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      Bacterial complications of strongyloidiasis: Streptococcus bovis meningitis.

      Southern medical journal

      Animals, immunology, drug therapy, diagnosis, complications, Strongyloidiasis, Strongyloides stercoralis, Streptococcus bovis, etiology, Streptococcal Infections, adverse effects, Prednisone, Middle Aged, Meningitis, Bacterial, Male, Immunocompromised Host, Humans, Gram-Positive Bacterial Infections, Giant Cell Arteritis, Enterococcus faecalis, Bacteremia, Anti-Inflammatory Agents

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          Abstract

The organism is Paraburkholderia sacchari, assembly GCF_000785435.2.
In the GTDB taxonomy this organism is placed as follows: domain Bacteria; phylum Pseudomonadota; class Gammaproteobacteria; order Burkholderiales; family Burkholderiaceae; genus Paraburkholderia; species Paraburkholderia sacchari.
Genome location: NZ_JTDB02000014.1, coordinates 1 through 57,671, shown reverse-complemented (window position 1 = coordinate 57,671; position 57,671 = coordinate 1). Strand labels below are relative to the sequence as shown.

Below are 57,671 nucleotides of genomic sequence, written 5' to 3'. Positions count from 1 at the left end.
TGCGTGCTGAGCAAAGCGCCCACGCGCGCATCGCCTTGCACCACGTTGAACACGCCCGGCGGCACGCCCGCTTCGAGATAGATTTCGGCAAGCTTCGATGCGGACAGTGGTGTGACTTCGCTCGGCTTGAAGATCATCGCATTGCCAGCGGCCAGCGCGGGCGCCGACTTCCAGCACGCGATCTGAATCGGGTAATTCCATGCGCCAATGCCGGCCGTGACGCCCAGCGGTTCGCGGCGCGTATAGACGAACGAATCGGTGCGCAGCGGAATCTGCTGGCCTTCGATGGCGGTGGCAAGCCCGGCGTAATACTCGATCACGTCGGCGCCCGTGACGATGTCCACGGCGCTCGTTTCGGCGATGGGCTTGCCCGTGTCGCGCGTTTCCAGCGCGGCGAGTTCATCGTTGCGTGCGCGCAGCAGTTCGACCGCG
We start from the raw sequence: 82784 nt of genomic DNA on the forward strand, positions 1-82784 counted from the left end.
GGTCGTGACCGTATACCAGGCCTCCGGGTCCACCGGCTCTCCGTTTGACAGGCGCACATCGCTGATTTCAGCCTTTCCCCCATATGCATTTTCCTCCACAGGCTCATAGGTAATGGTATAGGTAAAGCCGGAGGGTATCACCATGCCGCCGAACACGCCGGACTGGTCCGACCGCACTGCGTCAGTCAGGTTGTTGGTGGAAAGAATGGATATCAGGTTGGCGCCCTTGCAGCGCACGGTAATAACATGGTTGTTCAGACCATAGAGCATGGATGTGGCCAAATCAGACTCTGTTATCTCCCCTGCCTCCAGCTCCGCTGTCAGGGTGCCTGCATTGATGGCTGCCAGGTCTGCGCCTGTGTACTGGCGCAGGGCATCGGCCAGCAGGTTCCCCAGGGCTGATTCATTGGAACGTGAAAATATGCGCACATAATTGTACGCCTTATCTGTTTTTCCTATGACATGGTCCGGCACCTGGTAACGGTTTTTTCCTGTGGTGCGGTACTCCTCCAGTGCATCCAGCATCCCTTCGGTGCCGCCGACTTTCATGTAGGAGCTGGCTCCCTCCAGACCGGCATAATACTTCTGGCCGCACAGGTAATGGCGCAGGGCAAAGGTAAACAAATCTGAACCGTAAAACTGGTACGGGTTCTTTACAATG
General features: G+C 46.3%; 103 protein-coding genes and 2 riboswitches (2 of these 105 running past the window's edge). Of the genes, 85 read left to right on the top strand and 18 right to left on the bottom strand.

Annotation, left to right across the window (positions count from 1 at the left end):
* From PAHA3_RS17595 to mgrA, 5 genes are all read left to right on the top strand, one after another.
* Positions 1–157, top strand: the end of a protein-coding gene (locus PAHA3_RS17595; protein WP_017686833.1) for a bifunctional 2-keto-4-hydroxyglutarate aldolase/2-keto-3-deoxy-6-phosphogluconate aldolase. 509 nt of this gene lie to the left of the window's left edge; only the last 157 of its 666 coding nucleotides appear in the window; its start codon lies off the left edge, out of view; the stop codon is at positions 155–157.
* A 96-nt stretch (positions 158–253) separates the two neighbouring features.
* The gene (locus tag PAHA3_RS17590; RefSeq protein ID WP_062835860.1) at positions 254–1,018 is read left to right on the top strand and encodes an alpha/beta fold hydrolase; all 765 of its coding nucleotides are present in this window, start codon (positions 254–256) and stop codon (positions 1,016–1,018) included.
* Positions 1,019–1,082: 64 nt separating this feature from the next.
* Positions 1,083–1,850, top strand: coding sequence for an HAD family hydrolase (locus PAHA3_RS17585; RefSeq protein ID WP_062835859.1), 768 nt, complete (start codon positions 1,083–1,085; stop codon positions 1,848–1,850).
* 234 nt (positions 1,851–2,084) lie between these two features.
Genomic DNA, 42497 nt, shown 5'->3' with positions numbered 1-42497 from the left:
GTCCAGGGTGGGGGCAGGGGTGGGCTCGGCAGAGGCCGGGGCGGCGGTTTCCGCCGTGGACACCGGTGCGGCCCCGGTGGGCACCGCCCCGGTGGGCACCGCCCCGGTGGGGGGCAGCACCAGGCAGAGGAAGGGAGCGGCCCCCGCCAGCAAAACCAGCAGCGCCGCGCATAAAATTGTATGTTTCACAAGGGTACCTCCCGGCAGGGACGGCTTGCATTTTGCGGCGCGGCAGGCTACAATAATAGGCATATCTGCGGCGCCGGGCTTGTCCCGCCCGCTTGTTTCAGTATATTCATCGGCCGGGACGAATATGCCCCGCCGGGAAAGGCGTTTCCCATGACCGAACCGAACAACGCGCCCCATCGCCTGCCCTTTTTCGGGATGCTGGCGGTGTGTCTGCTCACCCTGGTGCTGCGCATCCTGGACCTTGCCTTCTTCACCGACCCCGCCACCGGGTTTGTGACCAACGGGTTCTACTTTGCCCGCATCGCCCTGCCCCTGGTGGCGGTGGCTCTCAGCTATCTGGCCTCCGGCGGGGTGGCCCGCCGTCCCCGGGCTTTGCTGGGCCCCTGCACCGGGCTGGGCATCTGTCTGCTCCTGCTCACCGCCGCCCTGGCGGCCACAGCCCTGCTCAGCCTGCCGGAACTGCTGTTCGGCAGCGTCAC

We report the case of a 64-year-old veteran who had Streptococcus bovis meningitis as a result of a long latent Strongyloides infection that became acute when he was treated with prednisone. We reviewed 38 reported cases of serious bacterial infections associated with strongyloidiasis. Patients most frequently had nonspecific gastrointestinal symptoms. Of these 38 patients, 21 (55%) had meningitis, and 28 (73%) had bacteremia that was polymicrobial in 3 cases (8%). Other sites of infection included lung, bone marrow, ascites, mitral valve, and lymph node. Most infections were due to enteric gram-negative bacteria. There is one previously reported case of S bovis meningitis. Thirty-four of the patients (89%) were immunosuppressed; 21 of these (55%) were taking pharmacologic doses of adrenal corticosteroids. Thirty-three of the 38 (87%) patients died. Patients with enteric bacterial infection without an obvious cause should be tested for the presence of strongyloidiasis.

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